Friday, March 7, 2014


Can Christians Continue in Both Love and Sin?

In part one of this series of posts, the Bible told us how wonderful, courageous and strong love is and part two was about how vicious sin is. Therefore, how do we as Christians reconcile living with a heart full of love and a body still struggling with sin? Can we sinners be okay with sinning and still be okay with God?

Let’s not care what I think. Because frankly if it were me no one would ever go to hell. I would open up the pearly gates and invite everyone in for High Tea then a masquerade ball with a full orchestra playing waltzes....forever. However, last I heard, Heaven isn’t about what I want. In fact, I don’t even get a vote (and those of you who hate musicals will be glad of that). And also I am wee little brain that knows nothing, so I will trust God about who gets in and who doesn’t as well as what we do there.

Therefore, let us go to the Word of God in order to find out what God wants us to do about sin and love and if they are compatible in the Christian.

St. John, who is my favorite gospel writer, who is also the most compassionate and by far speaks the most on love, actually is quite strong on this subject.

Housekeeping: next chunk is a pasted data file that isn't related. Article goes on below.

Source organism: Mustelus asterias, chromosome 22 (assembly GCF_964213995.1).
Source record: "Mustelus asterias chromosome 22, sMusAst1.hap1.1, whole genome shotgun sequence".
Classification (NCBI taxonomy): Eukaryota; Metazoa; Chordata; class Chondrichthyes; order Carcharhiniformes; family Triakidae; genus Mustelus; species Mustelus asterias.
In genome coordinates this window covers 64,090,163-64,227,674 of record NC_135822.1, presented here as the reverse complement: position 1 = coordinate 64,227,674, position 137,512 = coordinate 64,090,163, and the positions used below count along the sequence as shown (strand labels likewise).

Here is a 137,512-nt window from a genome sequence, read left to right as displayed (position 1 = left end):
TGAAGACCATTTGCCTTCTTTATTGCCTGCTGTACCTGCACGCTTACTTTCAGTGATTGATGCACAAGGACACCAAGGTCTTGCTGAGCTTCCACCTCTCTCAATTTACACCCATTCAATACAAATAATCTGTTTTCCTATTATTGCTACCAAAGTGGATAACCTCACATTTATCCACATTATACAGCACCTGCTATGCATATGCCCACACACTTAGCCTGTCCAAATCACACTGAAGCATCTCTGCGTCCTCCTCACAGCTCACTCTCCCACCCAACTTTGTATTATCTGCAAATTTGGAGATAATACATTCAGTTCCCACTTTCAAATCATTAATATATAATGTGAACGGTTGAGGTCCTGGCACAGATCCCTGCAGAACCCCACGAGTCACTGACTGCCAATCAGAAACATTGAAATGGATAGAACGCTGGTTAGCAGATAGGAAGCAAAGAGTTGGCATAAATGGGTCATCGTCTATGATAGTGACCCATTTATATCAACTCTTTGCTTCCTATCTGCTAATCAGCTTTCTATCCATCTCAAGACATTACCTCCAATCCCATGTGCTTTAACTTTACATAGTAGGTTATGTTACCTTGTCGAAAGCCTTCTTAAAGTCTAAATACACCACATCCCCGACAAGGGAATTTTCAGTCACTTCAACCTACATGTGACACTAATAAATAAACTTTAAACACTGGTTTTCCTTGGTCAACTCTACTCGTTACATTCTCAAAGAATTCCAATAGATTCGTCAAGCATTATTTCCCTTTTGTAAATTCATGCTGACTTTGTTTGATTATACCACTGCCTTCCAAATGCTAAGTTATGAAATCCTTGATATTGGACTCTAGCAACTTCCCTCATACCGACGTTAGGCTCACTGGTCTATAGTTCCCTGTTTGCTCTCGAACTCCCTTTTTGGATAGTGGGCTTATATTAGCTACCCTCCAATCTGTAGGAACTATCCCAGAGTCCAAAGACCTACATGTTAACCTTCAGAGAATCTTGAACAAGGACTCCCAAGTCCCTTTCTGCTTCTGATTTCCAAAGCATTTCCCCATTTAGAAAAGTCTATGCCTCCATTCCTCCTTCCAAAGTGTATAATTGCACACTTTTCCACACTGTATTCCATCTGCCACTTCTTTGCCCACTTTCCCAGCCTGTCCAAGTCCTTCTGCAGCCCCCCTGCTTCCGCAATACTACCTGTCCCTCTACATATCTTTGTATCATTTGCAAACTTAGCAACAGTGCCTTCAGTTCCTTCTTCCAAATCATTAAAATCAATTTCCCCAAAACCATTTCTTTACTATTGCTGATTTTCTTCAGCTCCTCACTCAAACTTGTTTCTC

....the one who practices sin is of the devil; for the devil has sinned from the beginning. The Son of God appeared for this purpose, to destroy the works of the devil...By this the children of God and the children of the devil are obvious: anyone who does not practice righteousness is not of God, nor the one who does not love his brother. 1 John 3:8, 10.
That’s pretty strong. To soften what he said, I tend to look at the technical verbiage of “practice.” Practice: like you would the piano to get good at it. Therefore, of course no true Christian is going to practice sin. At the same time St. John says we are to practice righteousness. Again, to be consistent with my view I would have to think that practicing righteousness is like practicing the piano, to get good at it.

As St. John aged, he didn’t soften. Let’s look at what he wrote in the book of Revelation. He is quoting Jesus here: “Those whom I love, I reprove and discipline; therefore be zealous and repent.” Rev. 3: 19